The Experiment Live began with the visual engagement of the stage production.  The stage set up was symmetrical, consisting of tall parallel light beams that surrounded the drum kits, pianos and electronic instruments in the center. Further this, fog machine and small flashing lights below the parallel beams were in effect. The introduction light show began, with a vocal narrative that the followed the deliberate sequences of the lights. The narratives were audio samples of astronauts ready to take off in space. This creative choice not only expressed space exploration, but also create a sense of exploring an alternate reality. Could this reality be a place that Preston wants his listeners to explore?

The Experiment Live musically consisted of solely Robotaki. This ranged from original tracks, unreleased tracks, remixes, mashups, live edits as well as tour exclusive live edits. There was even mentions of performing songs and edits he doesn’t normally play in his live DJ sets. The performance went beyond playing from the computer, but also incorporate live performance of EQ turntables, drum kits, piano, flute and singing vocals.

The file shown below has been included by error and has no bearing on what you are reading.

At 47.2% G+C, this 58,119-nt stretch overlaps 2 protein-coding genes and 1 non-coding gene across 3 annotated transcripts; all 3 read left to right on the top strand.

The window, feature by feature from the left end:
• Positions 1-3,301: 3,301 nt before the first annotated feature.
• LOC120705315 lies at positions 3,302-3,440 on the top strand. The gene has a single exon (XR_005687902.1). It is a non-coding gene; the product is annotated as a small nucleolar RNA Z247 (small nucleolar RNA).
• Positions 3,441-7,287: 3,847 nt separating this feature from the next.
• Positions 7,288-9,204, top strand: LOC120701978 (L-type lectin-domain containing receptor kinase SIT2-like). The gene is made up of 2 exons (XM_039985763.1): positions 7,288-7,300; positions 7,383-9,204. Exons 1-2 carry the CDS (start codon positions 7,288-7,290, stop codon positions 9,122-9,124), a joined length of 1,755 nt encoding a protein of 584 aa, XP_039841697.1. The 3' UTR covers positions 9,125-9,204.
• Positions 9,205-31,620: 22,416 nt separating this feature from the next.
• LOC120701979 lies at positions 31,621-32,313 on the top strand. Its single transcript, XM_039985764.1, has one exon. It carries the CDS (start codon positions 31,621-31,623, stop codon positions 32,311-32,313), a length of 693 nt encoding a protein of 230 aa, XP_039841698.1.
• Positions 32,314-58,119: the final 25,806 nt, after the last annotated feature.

As the show went on, Preston grew more and more connected with the Chicago crowd and its radiating energy. Due to this connection, at one point of the show he decided to be vulnerable, performing what he’s been practicing but not entirely confident in yet. Continuing on his goal to performing solely his own music, he took this further and premiered a couple of his recent projects that included his own singing vocals.

Post the set, I chatted with Preston again for further insight on his vision for the EP and the tour, as well as plans for the future in regards to his music:

“The setlist appeared to be more spontaneous than pre-planned, why was that?”

Preston: Right before the show, I was planning to play the regular set. However, the vibe of the venue and crowd was just beautiful, and I wanted to play a set based on the vibe crowd. It became more intimate. I did this to set the mood.

“I noticed the narrative audio throughout the show. Where were the narrative audio samples derived from? What was the reasoning behind the audio sample choice in your live set?”